The banana republic wasn't the "fewer regulations" kind of place you seem to think it was.
Of course, the status quo isn't exactly helping out much. So what to do? Continue with the same, or try this venture? Remember, alternative plans are ok. Except nobody is actually doing them. Good intentions mean dick when you're not doing anything to make them happen.
He also spelled out the environmental risks, particularly if one of the development sites is the Sico valley, an area of virgin forest on the Mosquito Coast.
This sounds like a cargo cult attempt to emulate Singapore and Hong Kong.
Also: the extent to which this project is met with knee-jerk skepticism is why a lot of people are deeply suspicious of progressivism.
So, when are they gonna realize they don't have a working class?
Secretary of State Hillary Clinton meets her Mexican counterparts at a security summit in Washington Tuesday to discuss the next phase in the drug war: how to train the judges and prosecutors that will be trying suspected drug lords.
The Merida Initiative, the U.S.'s $1.9 billion assistance program to Mexico, began mostly as a means to buy military hardware like Black Hawk helicopters for Mexico. But over the past two years, it has entered a new phase, in which purchases for the Mexican military are taking a back seat to measures to mend the branches of Mexico's civilian government.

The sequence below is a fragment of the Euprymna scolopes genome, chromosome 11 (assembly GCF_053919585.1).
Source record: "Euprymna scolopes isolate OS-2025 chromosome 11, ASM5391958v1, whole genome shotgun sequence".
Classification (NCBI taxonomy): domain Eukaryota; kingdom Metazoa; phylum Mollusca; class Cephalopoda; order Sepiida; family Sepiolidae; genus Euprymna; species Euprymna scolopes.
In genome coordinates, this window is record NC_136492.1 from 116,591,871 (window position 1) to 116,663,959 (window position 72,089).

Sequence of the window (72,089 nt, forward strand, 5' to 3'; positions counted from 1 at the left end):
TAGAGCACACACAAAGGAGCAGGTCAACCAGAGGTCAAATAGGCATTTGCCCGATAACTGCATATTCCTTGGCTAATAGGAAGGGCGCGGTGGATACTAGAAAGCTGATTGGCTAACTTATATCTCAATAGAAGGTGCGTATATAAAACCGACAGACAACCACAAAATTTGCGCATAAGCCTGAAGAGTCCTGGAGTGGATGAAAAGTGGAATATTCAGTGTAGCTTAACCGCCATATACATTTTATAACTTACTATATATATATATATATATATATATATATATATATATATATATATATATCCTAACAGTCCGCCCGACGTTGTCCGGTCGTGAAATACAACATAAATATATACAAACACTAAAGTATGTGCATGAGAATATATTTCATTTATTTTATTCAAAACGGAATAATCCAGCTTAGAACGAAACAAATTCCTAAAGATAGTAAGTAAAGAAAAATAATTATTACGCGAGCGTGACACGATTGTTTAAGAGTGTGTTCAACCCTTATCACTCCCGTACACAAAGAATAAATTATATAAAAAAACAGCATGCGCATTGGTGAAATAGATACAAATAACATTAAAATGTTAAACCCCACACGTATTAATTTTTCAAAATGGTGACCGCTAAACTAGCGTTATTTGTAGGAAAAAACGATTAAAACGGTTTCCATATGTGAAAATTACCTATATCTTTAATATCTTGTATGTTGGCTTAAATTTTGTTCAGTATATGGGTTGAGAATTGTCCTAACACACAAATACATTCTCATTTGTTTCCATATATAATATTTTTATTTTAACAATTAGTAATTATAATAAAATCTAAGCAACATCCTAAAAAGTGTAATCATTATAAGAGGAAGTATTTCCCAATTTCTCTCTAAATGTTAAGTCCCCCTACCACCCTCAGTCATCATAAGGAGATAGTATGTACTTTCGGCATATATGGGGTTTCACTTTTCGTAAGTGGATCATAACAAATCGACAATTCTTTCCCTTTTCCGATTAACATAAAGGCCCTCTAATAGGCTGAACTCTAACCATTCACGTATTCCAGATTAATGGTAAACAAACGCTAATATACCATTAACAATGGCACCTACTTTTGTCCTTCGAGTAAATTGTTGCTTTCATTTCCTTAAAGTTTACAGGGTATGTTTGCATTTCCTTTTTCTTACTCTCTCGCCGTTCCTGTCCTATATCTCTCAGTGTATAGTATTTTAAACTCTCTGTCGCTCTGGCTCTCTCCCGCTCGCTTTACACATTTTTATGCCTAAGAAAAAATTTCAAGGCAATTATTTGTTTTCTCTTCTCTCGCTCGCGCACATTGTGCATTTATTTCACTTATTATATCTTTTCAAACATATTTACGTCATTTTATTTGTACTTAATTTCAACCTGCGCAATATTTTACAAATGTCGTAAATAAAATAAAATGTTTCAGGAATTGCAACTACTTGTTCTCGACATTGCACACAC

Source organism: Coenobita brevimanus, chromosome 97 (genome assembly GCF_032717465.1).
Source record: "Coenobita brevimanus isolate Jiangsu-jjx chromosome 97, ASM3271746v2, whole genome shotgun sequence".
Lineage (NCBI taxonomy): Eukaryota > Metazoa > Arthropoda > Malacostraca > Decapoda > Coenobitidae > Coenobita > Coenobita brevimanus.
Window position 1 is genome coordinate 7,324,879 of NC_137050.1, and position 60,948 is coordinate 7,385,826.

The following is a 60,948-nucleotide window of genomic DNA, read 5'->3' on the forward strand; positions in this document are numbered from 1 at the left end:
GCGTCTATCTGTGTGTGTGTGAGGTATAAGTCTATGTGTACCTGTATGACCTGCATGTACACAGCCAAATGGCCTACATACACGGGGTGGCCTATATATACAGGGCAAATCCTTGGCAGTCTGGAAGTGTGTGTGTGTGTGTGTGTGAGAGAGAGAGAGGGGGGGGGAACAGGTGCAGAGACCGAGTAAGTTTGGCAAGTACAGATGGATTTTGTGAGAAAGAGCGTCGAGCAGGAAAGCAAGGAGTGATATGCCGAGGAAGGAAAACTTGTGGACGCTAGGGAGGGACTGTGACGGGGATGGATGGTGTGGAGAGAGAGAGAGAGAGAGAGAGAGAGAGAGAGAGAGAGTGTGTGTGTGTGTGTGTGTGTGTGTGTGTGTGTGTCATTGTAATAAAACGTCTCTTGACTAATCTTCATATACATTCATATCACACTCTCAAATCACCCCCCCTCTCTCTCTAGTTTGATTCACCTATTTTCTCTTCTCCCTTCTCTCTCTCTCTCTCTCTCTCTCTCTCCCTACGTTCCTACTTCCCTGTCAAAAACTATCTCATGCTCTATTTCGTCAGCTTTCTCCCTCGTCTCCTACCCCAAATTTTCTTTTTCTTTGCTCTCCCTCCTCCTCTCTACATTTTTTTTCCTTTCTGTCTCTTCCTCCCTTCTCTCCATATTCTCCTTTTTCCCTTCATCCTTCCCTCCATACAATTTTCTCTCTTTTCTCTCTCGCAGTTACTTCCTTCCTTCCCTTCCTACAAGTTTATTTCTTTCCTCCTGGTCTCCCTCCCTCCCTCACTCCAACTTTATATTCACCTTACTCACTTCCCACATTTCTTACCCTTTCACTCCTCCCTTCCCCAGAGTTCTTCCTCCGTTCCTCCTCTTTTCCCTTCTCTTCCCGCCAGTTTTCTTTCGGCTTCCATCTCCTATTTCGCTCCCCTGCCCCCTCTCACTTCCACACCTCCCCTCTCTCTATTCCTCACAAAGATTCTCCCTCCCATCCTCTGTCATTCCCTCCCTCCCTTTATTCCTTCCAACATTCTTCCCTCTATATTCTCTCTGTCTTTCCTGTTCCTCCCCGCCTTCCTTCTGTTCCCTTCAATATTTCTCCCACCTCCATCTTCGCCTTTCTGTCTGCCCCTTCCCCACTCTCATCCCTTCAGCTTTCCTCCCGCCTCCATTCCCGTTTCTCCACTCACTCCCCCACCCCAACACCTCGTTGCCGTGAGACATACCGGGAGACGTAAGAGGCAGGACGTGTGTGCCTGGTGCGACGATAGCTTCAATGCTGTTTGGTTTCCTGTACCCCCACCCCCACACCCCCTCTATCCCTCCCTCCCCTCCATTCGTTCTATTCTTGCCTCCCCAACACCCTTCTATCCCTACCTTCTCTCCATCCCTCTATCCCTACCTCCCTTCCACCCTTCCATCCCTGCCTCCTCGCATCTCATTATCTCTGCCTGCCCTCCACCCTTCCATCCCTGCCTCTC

The former director of Colorado's penitentiary system has trained more than 5,000 Mexican prison officials in recent years. Mexican jurists are running mock trials with visiting American judges to prepare for a transition to oral hearings that will replace Mexico's enigmatic closed-door meetings where sentences are handed down.
"Different things have come to the fore at different times, but strengthening the rule of law in Mexico is the area that's crucial right now," says Roberta Jacobson, the Assistant Secretary of State for Western Hemisphere Affairs.
Officials in both countries increasingly believe the root of Mexico's problem lies in creating an honest police force, professional judges and a prison system comparable with that in the U.S...
That reality is being reflected in how U.S. aid is being spent in Mexico. Assistance to the Mexican military has nearly collapsed, with counternarcotics and security aid falling from a height of around $529 million in 2010 to $67.5 million planned for next year.
Meanwhile money meant for strengthening institutions from law schools to prisons doubled in the last year, to $201.8 this year from $105 million in 2011.